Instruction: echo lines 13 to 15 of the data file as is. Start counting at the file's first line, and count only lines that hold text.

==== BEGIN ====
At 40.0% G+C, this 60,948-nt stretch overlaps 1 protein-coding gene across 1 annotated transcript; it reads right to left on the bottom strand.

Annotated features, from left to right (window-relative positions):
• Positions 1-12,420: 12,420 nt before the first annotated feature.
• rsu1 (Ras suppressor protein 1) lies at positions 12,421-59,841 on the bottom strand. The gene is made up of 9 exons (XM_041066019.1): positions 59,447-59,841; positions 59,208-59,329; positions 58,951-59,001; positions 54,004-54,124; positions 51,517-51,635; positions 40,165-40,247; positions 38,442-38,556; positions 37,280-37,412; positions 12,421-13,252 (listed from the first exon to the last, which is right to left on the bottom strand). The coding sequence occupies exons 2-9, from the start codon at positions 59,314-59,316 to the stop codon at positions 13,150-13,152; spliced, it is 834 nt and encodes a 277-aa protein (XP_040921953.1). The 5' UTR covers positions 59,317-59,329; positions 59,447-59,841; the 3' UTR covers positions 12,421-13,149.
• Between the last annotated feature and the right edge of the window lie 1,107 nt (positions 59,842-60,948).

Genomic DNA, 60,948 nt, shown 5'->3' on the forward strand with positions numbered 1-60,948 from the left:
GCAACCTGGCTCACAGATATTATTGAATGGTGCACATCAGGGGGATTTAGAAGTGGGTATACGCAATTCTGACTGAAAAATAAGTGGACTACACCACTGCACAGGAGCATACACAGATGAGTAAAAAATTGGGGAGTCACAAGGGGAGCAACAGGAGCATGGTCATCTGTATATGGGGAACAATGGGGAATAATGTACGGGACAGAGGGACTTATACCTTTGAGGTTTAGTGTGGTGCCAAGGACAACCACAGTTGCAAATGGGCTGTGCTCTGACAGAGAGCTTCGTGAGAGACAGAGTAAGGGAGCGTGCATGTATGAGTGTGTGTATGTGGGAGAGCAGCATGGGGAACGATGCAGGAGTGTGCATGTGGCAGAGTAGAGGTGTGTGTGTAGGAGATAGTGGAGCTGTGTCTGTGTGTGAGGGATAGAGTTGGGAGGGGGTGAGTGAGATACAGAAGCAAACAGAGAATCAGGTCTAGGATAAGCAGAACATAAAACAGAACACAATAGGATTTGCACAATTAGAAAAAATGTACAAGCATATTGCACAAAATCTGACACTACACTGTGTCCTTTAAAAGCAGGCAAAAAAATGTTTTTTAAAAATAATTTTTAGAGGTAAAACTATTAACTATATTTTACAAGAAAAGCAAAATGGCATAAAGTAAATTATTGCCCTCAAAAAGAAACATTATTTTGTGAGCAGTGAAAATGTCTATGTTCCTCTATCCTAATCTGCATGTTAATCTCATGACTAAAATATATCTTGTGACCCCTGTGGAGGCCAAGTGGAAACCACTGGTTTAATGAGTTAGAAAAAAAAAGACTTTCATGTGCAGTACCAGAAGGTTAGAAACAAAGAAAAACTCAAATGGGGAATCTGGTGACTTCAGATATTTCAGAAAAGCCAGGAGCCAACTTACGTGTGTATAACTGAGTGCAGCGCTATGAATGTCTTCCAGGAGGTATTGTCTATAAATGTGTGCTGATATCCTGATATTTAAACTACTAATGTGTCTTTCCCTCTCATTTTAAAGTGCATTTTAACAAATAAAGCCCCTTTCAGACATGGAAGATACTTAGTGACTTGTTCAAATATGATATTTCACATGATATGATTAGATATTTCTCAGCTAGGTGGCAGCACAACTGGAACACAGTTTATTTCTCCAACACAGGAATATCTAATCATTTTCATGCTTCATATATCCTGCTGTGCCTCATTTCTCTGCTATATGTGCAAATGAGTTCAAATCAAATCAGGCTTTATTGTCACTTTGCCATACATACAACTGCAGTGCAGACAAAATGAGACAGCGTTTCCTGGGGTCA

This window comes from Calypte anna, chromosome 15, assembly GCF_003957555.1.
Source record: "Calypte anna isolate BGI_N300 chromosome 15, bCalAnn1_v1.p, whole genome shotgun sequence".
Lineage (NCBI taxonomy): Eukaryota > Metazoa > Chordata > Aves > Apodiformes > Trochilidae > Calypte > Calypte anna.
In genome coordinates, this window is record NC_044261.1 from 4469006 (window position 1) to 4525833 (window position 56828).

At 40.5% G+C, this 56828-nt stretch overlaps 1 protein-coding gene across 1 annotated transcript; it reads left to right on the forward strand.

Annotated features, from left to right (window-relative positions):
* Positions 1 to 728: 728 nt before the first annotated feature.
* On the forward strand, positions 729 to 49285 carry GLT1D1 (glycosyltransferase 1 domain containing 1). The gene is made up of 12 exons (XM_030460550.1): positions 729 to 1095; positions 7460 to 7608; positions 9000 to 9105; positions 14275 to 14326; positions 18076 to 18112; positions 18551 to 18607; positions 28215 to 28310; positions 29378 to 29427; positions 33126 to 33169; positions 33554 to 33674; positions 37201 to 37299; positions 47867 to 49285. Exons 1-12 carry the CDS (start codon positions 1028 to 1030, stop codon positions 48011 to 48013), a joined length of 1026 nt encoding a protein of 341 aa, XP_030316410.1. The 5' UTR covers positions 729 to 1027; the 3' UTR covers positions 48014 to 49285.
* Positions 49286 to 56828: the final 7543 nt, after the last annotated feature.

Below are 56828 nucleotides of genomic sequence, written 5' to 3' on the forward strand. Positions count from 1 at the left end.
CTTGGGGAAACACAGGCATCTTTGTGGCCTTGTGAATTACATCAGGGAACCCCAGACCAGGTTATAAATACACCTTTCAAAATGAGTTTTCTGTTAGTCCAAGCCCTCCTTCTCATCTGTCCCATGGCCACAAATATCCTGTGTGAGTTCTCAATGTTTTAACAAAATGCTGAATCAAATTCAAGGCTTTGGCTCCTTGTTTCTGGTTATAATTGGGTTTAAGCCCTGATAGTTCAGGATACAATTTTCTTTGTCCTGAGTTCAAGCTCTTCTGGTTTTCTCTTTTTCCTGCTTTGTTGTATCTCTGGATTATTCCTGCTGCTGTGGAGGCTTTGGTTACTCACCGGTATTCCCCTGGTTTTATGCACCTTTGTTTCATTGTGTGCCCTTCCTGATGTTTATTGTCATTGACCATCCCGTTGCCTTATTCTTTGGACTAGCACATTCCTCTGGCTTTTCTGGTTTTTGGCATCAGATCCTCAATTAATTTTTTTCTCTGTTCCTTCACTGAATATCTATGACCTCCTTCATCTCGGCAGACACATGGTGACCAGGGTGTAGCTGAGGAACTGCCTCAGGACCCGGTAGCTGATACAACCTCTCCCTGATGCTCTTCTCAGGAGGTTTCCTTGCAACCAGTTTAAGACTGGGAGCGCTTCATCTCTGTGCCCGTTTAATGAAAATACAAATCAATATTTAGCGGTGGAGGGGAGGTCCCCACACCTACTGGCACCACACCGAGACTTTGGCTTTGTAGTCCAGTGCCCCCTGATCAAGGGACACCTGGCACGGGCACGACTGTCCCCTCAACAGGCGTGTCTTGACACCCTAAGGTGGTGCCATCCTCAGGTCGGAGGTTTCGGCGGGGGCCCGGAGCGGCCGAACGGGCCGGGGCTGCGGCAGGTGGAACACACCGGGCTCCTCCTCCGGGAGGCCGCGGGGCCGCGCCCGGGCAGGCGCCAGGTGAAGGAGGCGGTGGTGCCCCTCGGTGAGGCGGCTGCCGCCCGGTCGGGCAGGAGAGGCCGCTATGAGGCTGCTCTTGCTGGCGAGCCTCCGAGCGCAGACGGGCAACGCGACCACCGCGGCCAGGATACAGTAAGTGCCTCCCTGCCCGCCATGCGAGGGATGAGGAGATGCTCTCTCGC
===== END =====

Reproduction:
Annotated features, from left to right (window-relative positions):
* Positions 1 to 728: 728 nt before the first annotated feature.
* On the forward strand, positions 729 to 49285 carry GLT1D1 (glycosyltransferase 1 domain containing 1). The gene is made up of 12 exons (XM_030460550.1): positions 729 to 1095; positions 7460 to 7608; positions 9000 to 9105; positions 14275 to 14326; positions 18076 to 18112; positions 18551 to 18607; positions 28215 to 28310; positions 29378 to 29427; positions 33126 to 33169; positions 33554 to 33674; positions 37201 to 37299; positions 47867 to 49285. Exons 1-12 carry the CDS (start codon positions 1028 to 1030, stop codon positions 48011 to 48013), a joined length of 1026 nt encoding a protein of 341 aa, XP_030316410.1. The 5' UTR covers positions 729 to 1027; the 3' UTR covers positions 48014 to 49285.